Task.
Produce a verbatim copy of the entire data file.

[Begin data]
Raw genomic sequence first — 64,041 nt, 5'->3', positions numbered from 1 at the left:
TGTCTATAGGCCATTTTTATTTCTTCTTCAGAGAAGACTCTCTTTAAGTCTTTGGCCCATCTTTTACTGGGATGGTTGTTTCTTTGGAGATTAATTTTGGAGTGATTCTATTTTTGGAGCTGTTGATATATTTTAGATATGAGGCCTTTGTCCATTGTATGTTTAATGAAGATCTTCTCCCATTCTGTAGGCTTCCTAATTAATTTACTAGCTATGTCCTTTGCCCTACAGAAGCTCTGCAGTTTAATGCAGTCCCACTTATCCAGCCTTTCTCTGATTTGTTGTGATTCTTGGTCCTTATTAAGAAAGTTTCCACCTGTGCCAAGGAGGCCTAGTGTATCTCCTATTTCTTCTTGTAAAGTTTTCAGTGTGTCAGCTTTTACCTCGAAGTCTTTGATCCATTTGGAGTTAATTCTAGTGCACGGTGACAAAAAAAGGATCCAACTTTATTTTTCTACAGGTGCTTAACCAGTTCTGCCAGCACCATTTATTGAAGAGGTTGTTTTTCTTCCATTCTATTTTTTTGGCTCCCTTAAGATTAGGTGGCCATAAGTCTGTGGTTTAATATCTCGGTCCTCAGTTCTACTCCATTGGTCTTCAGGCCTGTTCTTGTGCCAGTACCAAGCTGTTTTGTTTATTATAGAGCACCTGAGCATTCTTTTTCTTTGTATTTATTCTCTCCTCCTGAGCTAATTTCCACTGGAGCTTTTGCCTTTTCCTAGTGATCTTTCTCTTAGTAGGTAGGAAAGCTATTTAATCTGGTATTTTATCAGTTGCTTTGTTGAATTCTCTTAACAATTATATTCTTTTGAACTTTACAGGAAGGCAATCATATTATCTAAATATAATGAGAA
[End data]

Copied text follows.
Raw genomic sequence first — 64,041 nt, 5'->3', positions numbered from 1 at the left:
TGTCTATAGGCCATTTTTATTTCTTCTTCAGAGAAGACTCTCTTTAAGTCTTTGGCCCATCTTTTACTGGGATGGTTGTTTCTTTGGAGATTAATTTTGGAGTGATTCTATTTTTGGAGCTGTTGATATATTTTAGATATGAGGCCTTTGTCCATTGTATGTTTAATGAAGATCTTCTCCCATTCTGTAGGCTTCCTAATTAATTTACTAGCTATGTCCTTTGCCCTACAGAAGCTCTGCAGTTTAATGCAGTCCCACTTATCCAGCCTTTCTCTGATTTGTTGTGATTCTTGGTCCTTATTAAGAAAGTTTCCACCTGTGCCAAGGAGGCCTAGTGTATCTCCTATTTCTTCTTGTAAAGTTTTCAGTGTGTCAGCTTTTACCTCGAAGTCTTTGATCCATTTGGAGTTAATTCTAGTGCACGGTGACAAAAAAAGGATCCAACTTTATTTTTCTACAGGTGCTTAACCAGTTCTGCCAGCACCATTTATTGAAGAGGTTGTTTTTCTTCCATTCTATTTTTTTGGCTCCCTTAAGATTAGGTGGCCATAAGTCTGTGGTTTAATATCTCGGTCCTCAGTTCTACTCCATTGGTCTTCAGGCCTGTTCTTGTGCCAGTACCAAGCTGTTTTGTTTATTATAGAGCACCTGAGCATTCTTTTTCTTTGTATTTATTCTCTCCTCCTGAGCTAATTTCCACTGGAGCTTTTGCCTTTTCCTAGTGATCTTTCTCTTAGTAGGTAGGAAAGCTATTTAATCTGGTATTTTATCAGTTGCTTTGTTGAATTCTCTTAACAATTATATTCTTTTGAACTTTACAGGAAGGCAATCATATTATCTAAATATAATGAGAA